André Venter

DP: If the artist’s book is an interrogation of the qualities of a book, in what way does your work attempt to emulate or maintain any of the codex’s materiality, structure, shape and literary structural conventions?

AV: This exhibition is about challenging the limits of the ‘e-book’ concept which is stuck in ‘conventions’ at many levels. If the ‘bookness’ of the ‘e-book’ can be analysed in terms of formal and functional properties and relationships then I would argue that the tight relationships between form and function need to be questioned before we can proceed to re-invent or ‘enhance and expand’ the ‘e-book’ as ‘artist’s book’. In this process we also need to be critical of our own reliance on formal attributes as a dominant strategy in visual arts for identification and classification. We may ask if our reliance on formal characteristics is not partly responsible for our blindness to the radical changes in the functionality of new media like the Web.

My work will not accept the ‘bookness’ of the ‘e-book’ uncritically, but will ask intermediate questions at many levels. The state of affairs we are investigating here may be described as: { d { c { b { a }}}} where “a” is the artifact exhibited in this exhibition.

There are four fronts where we may launch an assault in order to free the ‘e-book’ form imposed structures: (d) observer conditions, (c) material conditions, (b) disciplinary conditions and (a) information conditions. This exhibition advances on all four fronts simultaneously. By exhibiting to the public it hopes to transform (a) the observer’s concepts of the artists’ e-book and the ‘artist’s book’ by transforming (c) material conditions, (b) disciplinary practices and (a) the information conditions of artifacts designated here as ‘artists’ books’.

The ‘artist’s book’ is the best choice for a beach head because it is open to re-thinking and relies least, of all books, on the observer’s approval and patronage. By designating an ‘artifact’, ‘e-book’, it may seem that the change in (c) Material conditions from light reflecting paper were the ink dries, to dynamic light emitting technologies have been accounted for. But this is surely not the case. This exhibition lays siege to the bastion of ‘materiality’ with weapons of virtuality. In its conception this exhibition is cast as a politic between static light reflective and dynamic light emitting technologies (or material conditions). It is suggested that the artist questions this level, the level of presentation and its material limits. But there is another level, the level of pre-facture. It is at this level – the level of writing itself – where my work will pose its most significant questions, while also engaging with the level of presentation suggested.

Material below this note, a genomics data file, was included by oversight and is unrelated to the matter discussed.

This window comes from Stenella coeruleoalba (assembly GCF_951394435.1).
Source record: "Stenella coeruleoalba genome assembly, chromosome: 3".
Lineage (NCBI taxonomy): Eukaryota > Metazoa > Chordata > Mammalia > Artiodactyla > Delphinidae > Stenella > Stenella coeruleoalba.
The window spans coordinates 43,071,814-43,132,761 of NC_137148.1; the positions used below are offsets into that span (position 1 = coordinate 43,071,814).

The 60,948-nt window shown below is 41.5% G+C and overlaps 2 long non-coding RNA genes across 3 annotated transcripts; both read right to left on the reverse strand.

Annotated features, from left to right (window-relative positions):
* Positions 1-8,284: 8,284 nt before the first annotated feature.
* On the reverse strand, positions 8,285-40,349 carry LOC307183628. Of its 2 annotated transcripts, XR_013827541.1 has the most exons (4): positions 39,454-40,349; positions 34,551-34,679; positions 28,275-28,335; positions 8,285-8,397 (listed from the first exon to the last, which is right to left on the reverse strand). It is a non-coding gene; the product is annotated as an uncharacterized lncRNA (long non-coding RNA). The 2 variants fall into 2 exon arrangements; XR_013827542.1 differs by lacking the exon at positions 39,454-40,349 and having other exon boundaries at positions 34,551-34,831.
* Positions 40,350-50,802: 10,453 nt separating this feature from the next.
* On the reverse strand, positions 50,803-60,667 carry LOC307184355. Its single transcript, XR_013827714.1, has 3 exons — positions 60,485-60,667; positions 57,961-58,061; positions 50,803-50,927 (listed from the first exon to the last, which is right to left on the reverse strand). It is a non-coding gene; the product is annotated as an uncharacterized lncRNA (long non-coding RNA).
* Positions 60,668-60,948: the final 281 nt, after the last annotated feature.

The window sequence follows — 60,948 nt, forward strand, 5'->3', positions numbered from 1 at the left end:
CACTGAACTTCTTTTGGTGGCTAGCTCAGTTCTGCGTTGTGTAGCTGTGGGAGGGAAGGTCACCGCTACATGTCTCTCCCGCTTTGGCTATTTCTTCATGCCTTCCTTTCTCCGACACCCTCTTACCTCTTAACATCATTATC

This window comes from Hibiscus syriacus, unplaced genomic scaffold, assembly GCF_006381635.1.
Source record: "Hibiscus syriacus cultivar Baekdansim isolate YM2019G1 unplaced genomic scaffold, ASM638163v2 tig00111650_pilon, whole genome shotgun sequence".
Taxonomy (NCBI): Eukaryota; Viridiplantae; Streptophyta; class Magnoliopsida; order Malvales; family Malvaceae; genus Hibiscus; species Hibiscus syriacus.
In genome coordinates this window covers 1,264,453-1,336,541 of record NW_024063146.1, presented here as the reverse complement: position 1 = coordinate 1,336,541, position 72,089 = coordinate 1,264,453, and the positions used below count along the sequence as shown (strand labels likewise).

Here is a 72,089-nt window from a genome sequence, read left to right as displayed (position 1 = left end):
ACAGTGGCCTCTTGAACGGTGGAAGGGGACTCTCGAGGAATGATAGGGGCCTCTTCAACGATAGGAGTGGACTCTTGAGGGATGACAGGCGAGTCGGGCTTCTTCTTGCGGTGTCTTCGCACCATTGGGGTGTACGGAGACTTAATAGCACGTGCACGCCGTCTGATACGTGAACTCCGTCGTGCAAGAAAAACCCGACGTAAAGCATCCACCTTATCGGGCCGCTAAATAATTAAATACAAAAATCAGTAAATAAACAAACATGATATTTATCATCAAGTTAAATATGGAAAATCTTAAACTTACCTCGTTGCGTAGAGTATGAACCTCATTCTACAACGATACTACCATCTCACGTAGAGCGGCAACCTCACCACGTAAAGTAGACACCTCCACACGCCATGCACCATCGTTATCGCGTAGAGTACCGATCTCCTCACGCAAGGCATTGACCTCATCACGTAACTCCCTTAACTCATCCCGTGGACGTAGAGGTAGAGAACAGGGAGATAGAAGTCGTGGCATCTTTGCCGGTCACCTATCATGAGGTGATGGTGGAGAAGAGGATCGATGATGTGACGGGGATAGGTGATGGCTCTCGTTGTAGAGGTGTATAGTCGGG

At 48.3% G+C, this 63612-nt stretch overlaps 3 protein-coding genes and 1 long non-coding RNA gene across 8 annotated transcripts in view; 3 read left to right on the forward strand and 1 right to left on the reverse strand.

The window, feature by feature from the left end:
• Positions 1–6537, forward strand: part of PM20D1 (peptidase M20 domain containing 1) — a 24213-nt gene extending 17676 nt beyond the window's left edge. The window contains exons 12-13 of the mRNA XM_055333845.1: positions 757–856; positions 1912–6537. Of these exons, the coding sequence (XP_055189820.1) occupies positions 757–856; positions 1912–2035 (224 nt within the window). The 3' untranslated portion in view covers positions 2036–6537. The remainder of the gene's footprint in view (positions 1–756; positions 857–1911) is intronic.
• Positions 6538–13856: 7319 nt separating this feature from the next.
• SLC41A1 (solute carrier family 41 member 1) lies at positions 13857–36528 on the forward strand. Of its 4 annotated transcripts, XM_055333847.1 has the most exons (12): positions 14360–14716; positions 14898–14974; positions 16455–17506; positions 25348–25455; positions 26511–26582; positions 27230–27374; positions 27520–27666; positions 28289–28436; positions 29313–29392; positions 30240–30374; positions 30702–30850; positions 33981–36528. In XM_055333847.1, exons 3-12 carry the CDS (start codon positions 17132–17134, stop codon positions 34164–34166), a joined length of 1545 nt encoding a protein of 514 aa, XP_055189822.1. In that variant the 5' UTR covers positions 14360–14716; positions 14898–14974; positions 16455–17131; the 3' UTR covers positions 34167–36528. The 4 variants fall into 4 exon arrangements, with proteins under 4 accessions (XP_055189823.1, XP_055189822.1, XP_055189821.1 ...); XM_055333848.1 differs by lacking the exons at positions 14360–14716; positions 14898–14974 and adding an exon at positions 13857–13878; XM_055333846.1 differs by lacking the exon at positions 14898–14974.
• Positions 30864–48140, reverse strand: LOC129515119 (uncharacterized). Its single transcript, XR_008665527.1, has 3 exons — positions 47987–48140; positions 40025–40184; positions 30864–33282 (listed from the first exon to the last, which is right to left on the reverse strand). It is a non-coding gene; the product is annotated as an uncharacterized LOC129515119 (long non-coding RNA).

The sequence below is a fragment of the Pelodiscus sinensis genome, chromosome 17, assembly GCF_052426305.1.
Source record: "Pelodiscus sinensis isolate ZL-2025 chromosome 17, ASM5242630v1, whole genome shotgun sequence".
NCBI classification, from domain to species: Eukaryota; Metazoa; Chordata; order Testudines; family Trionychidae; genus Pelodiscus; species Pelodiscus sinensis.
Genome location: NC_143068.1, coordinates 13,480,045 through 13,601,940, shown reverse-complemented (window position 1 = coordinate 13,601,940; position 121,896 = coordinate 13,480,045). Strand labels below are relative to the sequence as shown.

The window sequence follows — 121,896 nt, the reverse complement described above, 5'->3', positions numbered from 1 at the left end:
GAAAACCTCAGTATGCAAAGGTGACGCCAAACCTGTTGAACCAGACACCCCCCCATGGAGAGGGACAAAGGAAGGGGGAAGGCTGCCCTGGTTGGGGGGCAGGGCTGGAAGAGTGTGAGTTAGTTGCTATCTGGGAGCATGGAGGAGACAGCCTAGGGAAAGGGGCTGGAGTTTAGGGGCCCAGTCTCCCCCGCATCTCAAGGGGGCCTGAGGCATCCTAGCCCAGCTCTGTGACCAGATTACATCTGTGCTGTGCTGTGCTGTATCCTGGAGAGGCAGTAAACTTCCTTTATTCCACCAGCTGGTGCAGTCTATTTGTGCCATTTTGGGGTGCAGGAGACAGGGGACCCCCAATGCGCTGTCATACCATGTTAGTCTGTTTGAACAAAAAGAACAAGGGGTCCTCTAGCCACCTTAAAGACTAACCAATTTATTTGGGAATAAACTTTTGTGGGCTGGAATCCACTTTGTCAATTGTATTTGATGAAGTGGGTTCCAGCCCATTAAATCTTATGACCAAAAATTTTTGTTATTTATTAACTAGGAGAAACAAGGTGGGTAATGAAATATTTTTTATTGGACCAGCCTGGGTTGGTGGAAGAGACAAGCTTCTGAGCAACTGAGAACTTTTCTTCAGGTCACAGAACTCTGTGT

i. I employ the I-Ching method of ‘divination’ in ancient Chinese culture as a writing method. The use of this method allows me to automate the process of writing itself.

ii. I use the I-Ching Hexagram as a symbol for writing, replacing the phonetic alphabet with a symbolic system which is not in use as a general writing system in any culture. The Hexagram is normally used as a system of logic (functioning as keys) leading to text fragments in the I-Ching. My work maintains the link between the Hexagram and the texts as well as its associated symbols.

iii. The Hexagrams are arranged in a regular grid – thus maintaining the planar arrangement of symbols found in Western writing, but the form of the symbols will not express a visual hierarchy as Western convention dictates.

iv. For the web-based work the planar surface will be extended beyond the web page convention of vertical scrolling. It will extend far beyond the width and height of the screen and web browser. The surface will be a grid of Hexagrams which are uniquely rewritten every time the site is accessed. The hexagrams will allow access to Symbols and Texts from the I-Ching.

v. The Print-based work will limit itself to the conventional technologies of paper and printers – whatever is available to us in this case.

There is another level, (a) the level of information conditions. To say that the ‘e-book’ or e-codex functions as a valid form for content, is to say that ‘bookness’ is in fact the primary condition for validity as an ‘e-book’ artifact. If that is the case then the only front open for assault is to show how the original material conditions may be transgressed. Our assault then becomes a critique of the conditions of paper, page and binding not a critique of the information conditions as ‘book’ or ‘codex’ which – along with the book’s material conditions - make the concept of ‘e-book’ possible. This exhibition and my work also assault the information conditions of the ‘book’.

I-Ching for the 'African Renaissance’ | 2006 | digital prints and digital animation | size variable

I-Ching for the 'African Renaissance’ | 2006 | digital prints and digital animation | size variable

I-Ching for the 'African Renaissance’ | 2006 | digital prints and digital animation | size variable